Can Unpaid Medical Bills Bring Your Credit Down?
If you were wondering do unpaid medical bills make you have bad credit, then wonder no more. They do but the answer is not so simple. In the past unpaid medical bills were not counted toward your overall credit worthiness. It was overlooked by the reporting agencies and many medical facilities did not even bother to report a past due bill.
However, this has all changed. Hospitals, doctors and other private medical facilities are now perusing collection action with a vengeance. You will now find that your credit report will contain past due medical bills reported directly by the medical office or a collection agency.
How Much Does an Unpaid Medical Bill Hurt My Credit?
While these bills do not hold the same ramifications on your credit score, as does a past due credit card payment, they are still counted nonetheless. Excessive outstanding medical bills will quickly reduce your score and your ability to find financing in other areas.
The credit bureaus do not give a lot of point value to medical bills, but they do give some. Unpaid medical bills can bring your credit down. If you have excessive amounts of these medical bills it will hurt your score in two ways.
- One, you will quickly add up a lot of points for bad items, reducing your score.
- Second, you will have a large amount of bad entries listed on your report which will, in turn, reduce your score even further.
Some lenders are willing to overlook credit problems if it is found to be purely medical problems. This is because they realize that medical problems can and do occur due to no fault of the borrower. But this does not mean you should ignore them. Even small item medical debts can leave a flag on your account for up to 7 years.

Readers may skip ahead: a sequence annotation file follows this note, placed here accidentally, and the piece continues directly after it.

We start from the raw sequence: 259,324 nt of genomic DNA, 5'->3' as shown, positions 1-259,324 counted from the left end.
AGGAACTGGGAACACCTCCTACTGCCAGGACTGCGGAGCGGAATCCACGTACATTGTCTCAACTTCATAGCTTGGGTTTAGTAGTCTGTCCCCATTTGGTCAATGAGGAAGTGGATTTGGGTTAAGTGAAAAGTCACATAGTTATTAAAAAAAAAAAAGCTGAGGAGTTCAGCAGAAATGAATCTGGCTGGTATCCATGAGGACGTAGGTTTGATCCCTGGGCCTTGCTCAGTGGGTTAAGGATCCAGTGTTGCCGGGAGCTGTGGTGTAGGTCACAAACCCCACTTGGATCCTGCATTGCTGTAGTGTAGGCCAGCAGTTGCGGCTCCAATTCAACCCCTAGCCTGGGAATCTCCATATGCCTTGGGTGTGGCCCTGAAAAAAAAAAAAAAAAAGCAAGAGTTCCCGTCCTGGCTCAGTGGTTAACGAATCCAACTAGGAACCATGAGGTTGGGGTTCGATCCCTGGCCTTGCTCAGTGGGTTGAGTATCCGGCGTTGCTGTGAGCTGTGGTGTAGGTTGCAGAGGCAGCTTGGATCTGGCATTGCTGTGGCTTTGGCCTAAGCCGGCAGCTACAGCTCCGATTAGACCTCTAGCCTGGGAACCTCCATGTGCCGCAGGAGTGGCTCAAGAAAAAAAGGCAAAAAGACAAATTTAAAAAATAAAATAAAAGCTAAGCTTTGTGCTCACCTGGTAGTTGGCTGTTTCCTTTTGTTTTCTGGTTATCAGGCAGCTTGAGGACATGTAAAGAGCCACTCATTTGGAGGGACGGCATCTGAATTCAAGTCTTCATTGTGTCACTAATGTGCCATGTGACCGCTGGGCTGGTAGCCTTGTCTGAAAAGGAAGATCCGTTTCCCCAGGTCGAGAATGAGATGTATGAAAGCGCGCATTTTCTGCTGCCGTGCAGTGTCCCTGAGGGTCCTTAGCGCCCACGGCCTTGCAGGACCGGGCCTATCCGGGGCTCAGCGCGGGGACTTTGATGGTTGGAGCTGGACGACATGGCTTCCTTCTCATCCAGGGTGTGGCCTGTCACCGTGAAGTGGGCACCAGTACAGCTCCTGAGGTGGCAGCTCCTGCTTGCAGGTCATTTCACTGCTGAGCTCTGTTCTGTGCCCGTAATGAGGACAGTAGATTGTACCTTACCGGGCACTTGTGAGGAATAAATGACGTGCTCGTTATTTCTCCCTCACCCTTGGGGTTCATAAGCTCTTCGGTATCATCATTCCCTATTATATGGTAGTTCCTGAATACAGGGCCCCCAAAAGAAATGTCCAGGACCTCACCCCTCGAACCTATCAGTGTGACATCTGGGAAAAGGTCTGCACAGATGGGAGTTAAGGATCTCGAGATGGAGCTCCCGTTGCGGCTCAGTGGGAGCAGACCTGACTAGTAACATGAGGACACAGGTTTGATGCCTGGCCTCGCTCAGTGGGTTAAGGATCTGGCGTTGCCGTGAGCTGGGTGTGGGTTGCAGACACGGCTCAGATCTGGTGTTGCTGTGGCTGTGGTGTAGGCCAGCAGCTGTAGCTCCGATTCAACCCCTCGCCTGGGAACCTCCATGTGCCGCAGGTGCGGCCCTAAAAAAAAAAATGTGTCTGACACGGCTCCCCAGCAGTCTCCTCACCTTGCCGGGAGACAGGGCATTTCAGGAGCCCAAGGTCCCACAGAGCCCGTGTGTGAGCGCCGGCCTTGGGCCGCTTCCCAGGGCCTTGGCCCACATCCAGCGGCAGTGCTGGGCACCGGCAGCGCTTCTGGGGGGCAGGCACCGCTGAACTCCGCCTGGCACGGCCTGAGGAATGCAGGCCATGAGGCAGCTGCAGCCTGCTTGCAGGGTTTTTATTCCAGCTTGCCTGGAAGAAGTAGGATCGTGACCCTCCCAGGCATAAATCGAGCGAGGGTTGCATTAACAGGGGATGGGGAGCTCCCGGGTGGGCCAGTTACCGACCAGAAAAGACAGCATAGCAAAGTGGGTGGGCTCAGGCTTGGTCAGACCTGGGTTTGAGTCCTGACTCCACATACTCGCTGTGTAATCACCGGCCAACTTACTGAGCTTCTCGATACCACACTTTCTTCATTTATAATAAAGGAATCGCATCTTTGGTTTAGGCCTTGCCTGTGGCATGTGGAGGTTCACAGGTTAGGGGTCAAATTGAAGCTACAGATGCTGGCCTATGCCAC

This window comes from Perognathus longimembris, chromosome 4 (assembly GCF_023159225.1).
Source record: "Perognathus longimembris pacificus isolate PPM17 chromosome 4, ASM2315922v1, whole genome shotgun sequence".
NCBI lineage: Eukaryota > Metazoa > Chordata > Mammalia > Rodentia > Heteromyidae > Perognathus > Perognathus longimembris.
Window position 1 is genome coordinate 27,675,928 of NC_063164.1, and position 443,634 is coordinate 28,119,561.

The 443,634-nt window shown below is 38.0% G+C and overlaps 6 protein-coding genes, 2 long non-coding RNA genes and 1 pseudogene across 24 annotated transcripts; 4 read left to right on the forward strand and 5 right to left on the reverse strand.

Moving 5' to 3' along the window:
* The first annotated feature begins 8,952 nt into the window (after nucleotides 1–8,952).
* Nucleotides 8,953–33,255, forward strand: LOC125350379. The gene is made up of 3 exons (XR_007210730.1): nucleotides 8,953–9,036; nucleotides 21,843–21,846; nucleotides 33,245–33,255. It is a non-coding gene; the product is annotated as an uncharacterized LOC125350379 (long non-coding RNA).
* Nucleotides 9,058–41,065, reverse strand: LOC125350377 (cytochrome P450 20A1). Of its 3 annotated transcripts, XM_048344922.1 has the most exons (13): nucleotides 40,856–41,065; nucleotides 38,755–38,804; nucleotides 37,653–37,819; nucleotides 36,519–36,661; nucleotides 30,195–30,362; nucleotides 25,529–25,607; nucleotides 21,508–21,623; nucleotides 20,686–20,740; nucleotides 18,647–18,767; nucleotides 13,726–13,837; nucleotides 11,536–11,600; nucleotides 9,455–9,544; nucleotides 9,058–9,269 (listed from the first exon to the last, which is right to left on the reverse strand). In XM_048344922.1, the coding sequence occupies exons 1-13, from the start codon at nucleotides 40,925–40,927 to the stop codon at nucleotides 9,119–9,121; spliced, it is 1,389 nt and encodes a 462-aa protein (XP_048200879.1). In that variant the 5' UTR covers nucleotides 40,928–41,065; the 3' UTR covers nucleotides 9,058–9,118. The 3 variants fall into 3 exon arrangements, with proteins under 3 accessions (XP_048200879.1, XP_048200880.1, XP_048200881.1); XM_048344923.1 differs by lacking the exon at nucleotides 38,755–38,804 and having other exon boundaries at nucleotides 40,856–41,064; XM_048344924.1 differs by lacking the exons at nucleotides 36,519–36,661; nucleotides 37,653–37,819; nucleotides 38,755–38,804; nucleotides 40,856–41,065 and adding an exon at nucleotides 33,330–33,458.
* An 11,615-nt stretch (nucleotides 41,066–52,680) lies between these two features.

Low credit scores can affect many areas of your personal and professional life. You will have a hard time receiving financing and may possibly be denied. You could be declined for employment or risk missing a promotion. Your insurance rates will rise, you will not meet the minimum requirements for an auto loan and you will be considered a high risk driver, regardless of your actual driving record.
How to Deal With and Pay Medical Bills
Medical bills can be a burden to pay. Everyone faces these problems in their daily lives. Try to establish a way to pay the bills payment on time to the best of your ability.
- Work with the hospitals – Hospitals know that if you have medical bills and are unable to pay, they will find some way to help you manage your expenses. Recouping some money back is better than gaining nothing.
- Create a payment plan – Mention a payment plan where you can pay a fixed fee every month. Make sure there are no additional interest and fees that are tacked on to the balance.
- Ask them to lower your bills – Going back to the idea that hospitals want some money paid instead of nothing, some are open to reducing your medical bills. Depending on the leniency of the hospital, they might cut your bill in half.
- Get an itemized list – Question all the expenses that were incurred down to the last pill. There should be no reason why you are paying more than retail price for a pill. Every single item that you used or they used on you should be accounted for with a price.
You do not want to be burdened with the bad credit score and everything that comes with that stigma, so find ways to handle that medical bill before it goes to collections and starts to hurt your credit. If you are in the situation where unpaid medical bills have already done damage, just remember that you can improve your credit in time.
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